The United States Coast Guard is taking all necessary actions to control the movement of any vessel in any navigable water in the United States. Coast Guard helicopters have been assisting with medical and national security tasks.

We are currently looking at a wide variety of additional security measures to increase traveler security.

Travelers will see increased security measures at our airports, train stations and other key sites. There will be higher levels of surveillance, more stringent searches. Airport curbside luggage check-in will no longer be allowed. There will be more security officers, random identification checks. Travelers may experience some inconveniences. We ask for your patience. But we must do whatever it takes, with safety as our highest priority.

The Department of Transportation is working closely with the White House and appropriate federal agencies to mount a coordinated, nationwide recovery effort.

Each American must know that we will restore our national transportation system to a safe and efficient status as quickly as possible. Our system has been severely burdened by the stress of these horrendous attacks, but we will recover.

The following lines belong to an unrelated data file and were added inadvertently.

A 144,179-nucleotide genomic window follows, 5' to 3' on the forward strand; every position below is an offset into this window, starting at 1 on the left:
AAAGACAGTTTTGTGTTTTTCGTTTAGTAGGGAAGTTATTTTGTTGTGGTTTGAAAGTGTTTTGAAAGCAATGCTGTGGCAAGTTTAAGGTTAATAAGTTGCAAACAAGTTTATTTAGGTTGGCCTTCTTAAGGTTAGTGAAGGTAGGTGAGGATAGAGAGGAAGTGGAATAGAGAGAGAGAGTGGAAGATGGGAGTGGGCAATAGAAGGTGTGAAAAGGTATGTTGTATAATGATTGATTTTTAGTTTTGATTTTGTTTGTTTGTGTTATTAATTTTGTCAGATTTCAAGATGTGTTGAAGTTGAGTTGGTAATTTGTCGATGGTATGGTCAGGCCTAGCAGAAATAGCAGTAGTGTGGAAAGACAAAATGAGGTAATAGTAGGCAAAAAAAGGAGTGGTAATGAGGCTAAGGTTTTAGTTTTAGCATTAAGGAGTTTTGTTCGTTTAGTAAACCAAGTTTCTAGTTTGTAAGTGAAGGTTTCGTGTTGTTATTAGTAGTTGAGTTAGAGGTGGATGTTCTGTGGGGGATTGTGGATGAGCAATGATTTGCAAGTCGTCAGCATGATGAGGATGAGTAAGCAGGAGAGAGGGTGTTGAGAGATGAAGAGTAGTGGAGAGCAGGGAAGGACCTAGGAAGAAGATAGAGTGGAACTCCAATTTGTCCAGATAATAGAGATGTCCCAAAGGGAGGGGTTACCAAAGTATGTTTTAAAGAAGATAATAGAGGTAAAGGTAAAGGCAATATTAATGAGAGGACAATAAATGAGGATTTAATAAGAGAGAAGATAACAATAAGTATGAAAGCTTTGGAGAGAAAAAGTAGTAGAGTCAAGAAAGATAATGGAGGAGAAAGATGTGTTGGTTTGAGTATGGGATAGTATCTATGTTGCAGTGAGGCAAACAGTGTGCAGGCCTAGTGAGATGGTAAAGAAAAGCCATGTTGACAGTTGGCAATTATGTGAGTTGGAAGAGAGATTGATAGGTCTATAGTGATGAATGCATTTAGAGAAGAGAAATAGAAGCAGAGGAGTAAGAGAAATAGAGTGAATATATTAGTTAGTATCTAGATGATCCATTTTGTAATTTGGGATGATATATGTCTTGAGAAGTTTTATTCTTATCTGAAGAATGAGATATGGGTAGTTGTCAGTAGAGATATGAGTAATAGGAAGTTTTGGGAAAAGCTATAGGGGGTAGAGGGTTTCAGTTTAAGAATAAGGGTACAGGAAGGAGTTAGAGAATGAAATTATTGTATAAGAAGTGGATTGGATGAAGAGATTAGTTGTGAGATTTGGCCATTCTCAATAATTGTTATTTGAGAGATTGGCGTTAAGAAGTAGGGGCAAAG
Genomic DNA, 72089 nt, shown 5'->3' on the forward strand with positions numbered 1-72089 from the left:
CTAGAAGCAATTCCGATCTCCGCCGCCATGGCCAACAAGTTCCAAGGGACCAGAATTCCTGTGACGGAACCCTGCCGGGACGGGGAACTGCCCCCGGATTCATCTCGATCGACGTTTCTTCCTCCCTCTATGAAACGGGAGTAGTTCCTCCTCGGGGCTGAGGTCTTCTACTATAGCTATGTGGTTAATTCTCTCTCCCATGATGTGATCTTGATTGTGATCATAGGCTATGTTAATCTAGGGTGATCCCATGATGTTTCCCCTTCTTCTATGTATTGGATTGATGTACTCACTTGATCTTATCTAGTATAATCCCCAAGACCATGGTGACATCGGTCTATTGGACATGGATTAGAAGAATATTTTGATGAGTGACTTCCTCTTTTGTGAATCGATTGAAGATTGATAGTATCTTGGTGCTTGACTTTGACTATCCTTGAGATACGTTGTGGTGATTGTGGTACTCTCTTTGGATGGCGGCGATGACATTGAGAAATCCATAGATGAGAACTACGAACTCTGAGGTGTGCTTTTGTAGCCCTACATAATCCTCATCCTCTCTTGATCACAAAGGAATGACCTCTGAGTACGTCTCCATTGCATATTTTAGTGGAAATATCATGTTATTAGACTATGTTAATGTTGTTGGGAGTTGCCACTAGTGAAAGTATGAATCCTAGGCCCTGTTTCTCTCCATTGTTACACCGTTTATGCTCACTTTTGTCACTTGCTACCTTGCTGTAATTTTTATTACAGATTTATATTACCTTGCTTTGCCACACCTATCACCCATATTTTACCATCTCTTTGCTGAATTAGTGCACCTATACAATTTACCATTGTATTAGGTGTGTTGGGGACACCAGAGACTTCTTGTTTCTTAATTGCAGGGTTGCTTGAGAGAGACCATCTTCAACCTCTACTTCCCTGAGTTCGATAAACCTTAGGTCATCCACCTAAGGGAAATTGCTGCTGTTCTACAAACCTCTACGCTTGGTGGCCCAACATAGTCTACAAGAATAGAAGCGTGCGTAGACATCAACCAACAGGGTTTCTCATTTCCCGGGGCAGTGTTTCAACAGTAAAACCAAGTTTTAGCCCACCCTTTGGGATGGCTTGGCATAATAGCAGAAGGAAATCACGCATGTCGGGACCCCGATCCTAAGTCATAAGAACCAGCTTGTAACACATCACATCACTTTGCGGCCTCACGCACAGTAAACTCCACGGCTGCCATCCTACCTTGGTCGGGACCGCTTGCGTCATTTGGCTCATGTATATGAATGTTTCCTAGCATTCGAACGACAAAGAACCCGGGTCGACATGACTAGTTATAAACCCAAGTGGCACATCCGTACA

In a democracy, there is always a balance between freedom and security. Our transportation systems, reflecting the values of our society, have always operated in an open and accessible manner. And, they will again.

Please be assured that we are activating all of our resources on an emergency basis, and services will be restored as soon as possible.

SOURCE U.S. Department of Transportation

AMTRAK EXPANDS ACELA SERVICE - August 10, 2001. Amtrak has expanded its Acela Express service this week to six roundtrips between New York and Boston and eight roundtrips between New York and Washington. Two more weekday Acela Express trains will be added between Boston and New York and two Metroliners will be replaced with new Acela Express trains between New York and Washington starting August 13.

Amtrak is also continuing its summer special on weekend Acela Express trains, with a "buy one get one free" offer. The companion fare has significantly boosted weekend ridership from 275 guests in June to nearly 3,800 guests the first weekend in August. To take advantage of the buy-one-get-one-free special guests should call 1-877-GO-ACELA and refer to fare code H155. This special offer is not available on-line.

The new Acela Express service from Boston will depart at 9:12 a.m. and will replace the current Metroliner (#115) between New York and Washington.

The new service in New York will depart at 9:00 a.m., arriving in Washington at just before Noon, taking the place of another Metroliner (#107).